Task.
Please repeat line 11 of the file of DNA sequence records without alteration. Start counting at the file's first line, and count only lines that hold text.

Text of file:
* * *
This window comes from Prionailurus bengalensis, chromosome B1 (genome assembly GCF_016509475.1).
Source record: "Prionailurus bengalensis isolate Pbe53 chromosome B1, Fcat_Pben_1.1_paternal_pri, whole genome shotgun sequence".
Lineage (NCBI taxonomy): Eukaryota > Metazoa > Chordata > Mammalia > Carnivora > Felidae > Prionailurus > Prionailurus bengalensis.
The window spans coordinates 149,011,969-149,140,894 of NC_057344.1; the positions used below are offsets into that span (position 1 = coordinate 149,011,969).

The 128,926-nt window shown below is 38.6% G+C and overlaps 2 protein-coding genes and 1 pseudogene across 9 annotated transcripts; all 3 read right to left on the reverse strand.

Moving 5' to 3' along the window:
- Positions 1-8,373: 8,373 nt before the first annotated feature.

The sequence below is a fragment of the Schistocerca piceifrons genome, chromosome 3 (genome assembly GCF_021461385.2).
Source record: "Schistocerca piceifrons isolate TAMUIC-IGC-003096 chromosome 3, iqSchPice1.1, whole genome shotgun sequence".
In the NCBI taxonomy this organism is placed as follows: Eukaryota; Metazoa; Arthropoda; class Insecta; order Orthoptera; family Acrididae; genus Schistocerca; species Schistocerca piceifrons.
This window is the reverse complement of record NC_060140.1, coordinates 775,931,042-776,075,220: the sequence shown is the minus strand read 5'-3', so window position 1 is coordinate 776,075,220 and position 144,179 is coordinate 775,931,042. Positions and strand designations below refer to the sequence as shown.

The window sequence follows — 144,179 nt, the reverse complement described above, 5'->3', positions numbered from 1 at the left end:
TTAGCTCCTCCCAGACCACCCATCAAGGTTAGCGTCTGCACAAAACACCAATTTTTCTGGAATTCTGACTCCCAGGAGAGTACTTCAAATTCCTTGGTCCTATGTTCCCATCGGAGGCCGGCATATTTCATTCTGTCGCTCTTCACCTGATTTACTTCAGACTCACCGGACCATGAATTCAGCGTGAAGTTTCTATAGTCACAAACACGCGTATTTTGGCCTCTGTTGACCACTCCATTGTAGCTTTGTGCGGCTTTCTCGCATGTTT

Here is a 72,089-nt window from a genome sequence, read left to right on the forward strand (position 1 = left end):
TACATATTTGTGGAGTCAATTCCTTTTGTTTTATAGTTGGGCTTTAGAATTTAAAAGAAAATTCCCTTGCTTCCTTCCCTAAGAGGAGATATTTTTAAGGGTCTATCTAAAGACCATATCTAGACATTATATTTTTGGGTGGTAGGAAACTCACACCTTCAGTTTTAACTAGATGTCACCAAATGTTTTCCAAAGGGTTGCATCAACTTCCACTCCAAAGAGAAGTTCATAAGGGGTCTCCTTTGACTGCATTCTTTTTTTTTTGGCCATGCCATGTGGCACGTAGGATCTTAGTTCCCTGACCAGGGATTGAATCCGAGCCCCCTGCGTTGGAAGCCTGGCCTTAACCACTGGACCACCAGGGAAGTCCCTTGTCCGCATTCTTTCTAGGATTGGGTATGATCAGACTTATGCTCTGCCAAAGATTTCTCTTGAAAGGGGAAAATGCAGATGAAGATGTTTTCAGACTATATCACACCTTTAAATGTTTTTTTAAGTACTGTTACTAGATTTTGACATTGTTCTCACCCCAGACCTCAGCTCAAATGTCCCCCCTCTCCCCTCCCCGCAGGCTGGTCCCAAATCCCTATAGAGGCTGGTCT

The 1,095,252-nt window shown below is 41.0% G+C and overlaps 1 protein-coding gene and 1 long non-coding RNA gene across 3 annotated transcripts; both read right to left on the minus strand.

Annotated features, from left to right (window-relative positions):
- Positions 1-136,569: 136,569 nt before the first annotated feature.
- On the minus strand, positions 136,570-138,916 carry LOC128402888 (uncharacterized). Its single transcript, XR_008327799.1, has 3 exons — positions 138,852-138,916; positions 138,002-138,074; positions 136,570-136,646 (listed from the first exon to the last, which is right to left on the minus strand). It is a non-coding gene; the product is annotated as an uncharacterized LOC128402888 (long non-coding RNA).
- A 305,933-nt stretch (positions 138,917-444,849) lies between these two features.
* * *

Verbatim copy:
This window is the reverse complement of record NC_060140.1, coordinates 775,931,042-776,075,220: the sequence shown is the minus strand read 5'-3', so window position 1 is coordinate 776,075,220 and position 144,179 is coordinate 775,931,042. Positions and strand designations below refer to the sequence as shown.